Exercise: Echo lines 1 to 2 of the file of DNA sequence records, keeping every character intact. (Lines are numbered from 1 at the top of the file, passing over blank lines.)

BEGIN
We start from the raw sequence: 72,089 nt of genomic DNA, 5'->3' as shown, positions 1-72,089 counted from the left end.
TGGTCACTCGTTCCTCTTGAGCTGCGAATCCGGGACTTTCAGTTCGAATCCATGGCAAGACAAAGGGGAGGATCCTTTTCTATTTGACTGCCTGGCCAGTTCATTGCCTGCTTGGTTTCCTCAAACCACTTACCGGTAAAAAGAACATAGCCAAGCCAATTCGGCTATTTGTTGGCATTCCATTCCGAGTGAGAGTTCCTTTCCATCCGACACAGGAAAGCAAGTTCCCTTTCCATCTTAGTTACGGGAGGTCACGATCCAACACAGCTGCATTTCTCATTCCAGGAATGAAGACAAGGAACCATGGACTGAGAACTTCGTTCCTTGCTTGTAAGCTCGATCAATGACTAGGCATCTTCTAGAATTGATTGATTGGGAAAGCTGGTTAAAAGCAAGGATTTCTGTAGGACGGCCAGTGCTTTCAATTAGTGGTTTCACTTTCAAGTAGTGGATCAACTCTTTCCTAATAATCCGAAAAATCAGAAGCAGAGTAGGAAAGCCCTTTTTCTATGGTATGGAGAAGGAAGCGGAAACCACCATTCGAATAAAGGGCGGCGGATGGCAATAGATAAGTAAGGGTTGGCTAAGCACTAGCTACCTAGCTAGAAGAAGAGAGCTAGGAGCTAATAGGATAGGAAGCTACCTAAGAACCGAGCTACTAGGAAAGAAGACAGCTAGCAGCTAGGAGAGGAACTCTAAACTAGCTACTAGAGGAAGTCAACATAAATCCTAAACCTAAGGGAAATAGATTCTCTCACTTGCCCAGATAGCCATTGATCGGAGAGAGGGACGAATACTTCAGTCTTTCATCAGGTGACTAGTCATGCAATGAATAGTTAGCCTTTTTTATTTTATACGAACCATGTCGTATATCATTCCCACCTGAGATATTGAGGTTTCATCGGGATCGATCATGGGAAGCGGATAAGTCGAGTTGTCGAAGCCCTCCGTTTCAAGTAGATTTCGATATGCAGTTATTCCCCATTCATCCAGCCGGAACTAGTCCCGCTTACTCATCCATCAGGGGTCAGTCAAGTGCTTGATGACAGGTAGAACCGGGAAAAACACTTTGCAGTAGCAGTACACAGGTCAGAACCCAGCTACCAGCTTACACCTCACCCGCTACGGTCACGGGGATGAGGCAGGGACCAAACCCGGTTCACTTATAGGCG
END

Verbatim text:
We start from the raw sequence: 72,089 nt of genomic DNA, 5'->3' as shown, positions 1-72,089 counted from the left end.
TGGTCACTCGTTCCTCTTGAGCTGCGAATCCGGGACTTTCAGTTCGAATCCATGGCAAGACAAAGGGGAGGATCCTTTTCTATTTGACTGCCTGGCCAGTTCATTGCCTGCTTGGTTTCCTCAAACCACTTACCGGTAAAAAGAACATAGCCAAGCCAATTCGGCTATTTGTTGGCATTCCATTCCGAGTGAGAGTTCCTTTCCATCCGACACAGGAAAGCAAGTTCCCTTTCCATCTTAGTTACGGGAGGTCACGATCCAACACAGCTGCATTTCTCATTCCAGGAATGAAGACAAGGAACCATGGACTGAGAACTTCGTTCCTTGCTTGTAAGCTCGATCAATGACTAGGCATCTTCTAGAATTGATTGATTGGGAAAGCTGGTTAAAAGCAAGGATTTCTGTAGGACGGCCAGTGCTTTCAATTAGTGGTTTCACTTTCAAGTAGTGGATCAACTCTTTCCTAATAATCCGAAAAATCAGAAGCAGAGTAGGAAAGCCCTTTTTCTATGGTATGGAGAAGGAAGCGGAAACCACCATTCGAATAAAGGGCGGCGGATGGCAATAGATAAGTAAGGGTTGGCTAAGCACTAGCTACCTAGCTAGAAGAAGAGAGCTAGGAGCTAATAGGATAGGAAGCTACCTAAGAACCGAGCTACTAGGAAAGAAGACAGCTAGCAGCTAGGAGAGGAACTCTAAACTAGCTACTAGAGGAAGTCAACATAAATCCTAAACCTAAGGGAAATAGATTCTCTCACTTGCCCAGATAGCCATTGATCGGAGAGAGGGACGAATACTTCAGTCTTTCATCAGGTGACTAGTCATGCAATGAATAGTTAGCCTTTTTTATTTTATACGAACCATGTCGTATATCATTCCCACCTGAGATATTGAGGTTTCATCGGGATCGATCATGGGAAGCGGATAAGTCGAGTTGTCGAAGCCCTCCGTTTCAAGTAGATTTCGATATGCAGTTATTCCCCATTCATCCAGCCGGAACTAGTCCCGCTTACTCATCCATCAGGGGTCAGTCAAGTGCTTGATGACAGGTAGAACCGGGAAAAACACTTTGCAGTAGCAGTACACAGGTCAGAACCCAGCTACCAGCTTACACCTCACCCGCTACGGTCACGGGGATGAGGCAGGGACCAAACCCGGTTCACTTATAGGCG